Business leaders today are facing multiple concurrent and systemic disruptions such as public health crises, racial justice reckonings, extreme political divisiveness and extreme climate events, just to name a few. Understandably, CEOs, board members, and investors have been keeping people at the forefront of conversation. Why, then, are we facing this “Great Talent Reckoning” with more resignations and employee churn than ever before and, more importantly, what can leaders do to address it? 

Anywhere you look today, it is easy to see human capital in flight. The U.S. Bureau of Labor Statistics reported that 4 million Americans quit their jobs in the month of July 2021, one of the highest monthly number of resignations on record. According to the Harvard Business Review, resignations peaked in April 2021 but have stayed abnormally high for the last several months. The numbers for the near term are not much more promising: in a survey of over 30,000 employees across industries, 41% of employees are considering quitting. When considering Gen Z alone, that number leaps to 54%.

These numbers are stark and sobering. The question on so many minds is, "what exactly caused so many people to pursue 'greener pastures' at the same time?" In short, all signs point to leadership

Many workers report that they are resigning in hopes for a “fresh start;” many others – over half in several surveys – cite stress and burnout in their current position as their motivation to look elsewhere. Even more are citing concerns with their current leadership’s response at the outset of the pandemic; and others are worried about their physical and mental health. Other reasons cited – especially among younger workers -- is respecting the leadership they have: are their leaders ethical, authentic, and empathic? Do they work for an organization with purpose and a mission to enhance society? Does their leadership and organization take deliberate steps to develop an inclusive and diverse culture?

The common thread weaving these ‘resignation responses’ together is that they are all a reaction to leadership, which goes to show that strategic talent management is more crucial now than ever before. CEOs need to work closely with their talent during this period of disruption, both to help them and to retain them. And ultimately what this may mean for many executives is to lead through this period of disruption by disrupting oneself

The Antidote: Transformative Leadership 

In the age of workforce mobility, it is critical to understand what’s most important to your employees and to lead in a way which captures and inspires these four generations currently in the workforce. Leaders must think of their employees in the same way that they think of their customers. You need to listen to what they want, what they need, and what they value. If you don’t, simply put, you will lose them.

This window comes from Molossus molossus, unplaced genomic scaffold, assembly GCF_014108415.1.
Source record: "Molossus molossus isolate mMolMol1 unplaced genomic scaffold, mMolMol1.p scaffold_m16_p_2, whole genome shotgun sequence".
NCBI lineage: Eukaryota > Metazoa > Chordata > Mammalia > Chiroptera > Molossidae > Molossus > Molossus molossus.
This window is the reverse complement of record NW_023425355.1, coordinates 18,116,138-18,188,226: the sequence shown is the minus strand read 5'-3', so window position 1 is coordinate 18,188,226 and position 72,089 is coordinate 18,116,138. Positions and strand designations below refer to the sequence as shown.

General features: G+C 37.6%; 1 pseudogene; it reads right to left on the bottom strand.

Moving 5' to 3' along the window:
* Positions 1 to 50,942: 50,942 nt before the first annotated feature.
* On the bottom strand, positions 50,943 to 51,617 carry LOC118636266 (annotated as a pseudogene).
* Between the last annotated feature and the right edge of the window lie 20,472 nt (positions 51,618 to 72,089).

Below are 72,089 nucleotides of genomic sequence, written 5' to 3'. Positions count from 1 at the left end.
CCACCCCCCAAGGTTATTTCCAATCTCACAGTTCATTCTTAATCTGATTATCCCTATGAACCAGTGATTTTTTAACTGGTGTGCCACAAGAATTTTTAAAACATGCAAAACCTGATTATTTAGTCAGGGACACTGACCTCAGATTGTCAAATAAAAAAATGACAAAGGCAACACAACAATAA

Many of today’s leaders came of age in the ‘command and control’ era – a time when a leader would set the strategy, communication was one-way, and their teams would fall in line. Leading in the future, however, requires a very different outlook and approach.

Leaders today must embrace the tenets of transformative leadership. They must be resilient, adaptable, and have high emotional intelligence (EQ). They must listen, acknowledge, and seek to understand their team’s motivations and challenges. In disruptive times like these, it is crucial to acknowledge the reality of stress and pressure in today’s workplace, and let your employees know “we are all in this together.” If leaders don’t know how to do this, or need to get better, executive coaching is one way to learn the skills necessary to reach their employees. In addition to disrupting oneself, leaders should examine each person on their leadership team – and those they plan to hire – to make sure that they are also resilient, adaptable, and have high EQ.

For a leader to fully embrace transformative leadership, they must embrace the “Four C’s:”

  1. Capture:  Leaders must capture the energy and imagination of their employees through their communications and visible actions, the alignment of their behaviors and decisions with their values, and their ability to put the purpose and mission of the organization into their own words 
  2. Connect: Leaders need to really listen to their employees, understand their needs and priorities, and not use a one-size-fits-all approach for anything. This is where they need to demonstrate they know how to balance people with profits 
  3. Cascade: Through their executive team and the next levels below them, CEOs need to cascade the right behaviors, based on the firm’s values and purpose, so that there is alignment with key decision-makers throughout the organization. These behaviors need to drive an organization system that rewards, selects, develops and recruits in an aligned manner, all driven from the top  
  4. Catalyze: CEOs will, by definition, then, need to drive and accelerate the transformation of their organization: reinforcing a new or renewed culture. Their organization will transform – to some degree – and it is through this transformation that an effective antidote to disruption can be realized

To withstand the Great Talent Reckoning, it is crucial for leaders to embrace these steps, be intentional about their culture, and think of their employees as customers. Above all, leaders must understand – and enforce – that culture cannot be created from the top down, but must be built by and with workers of all ages and types.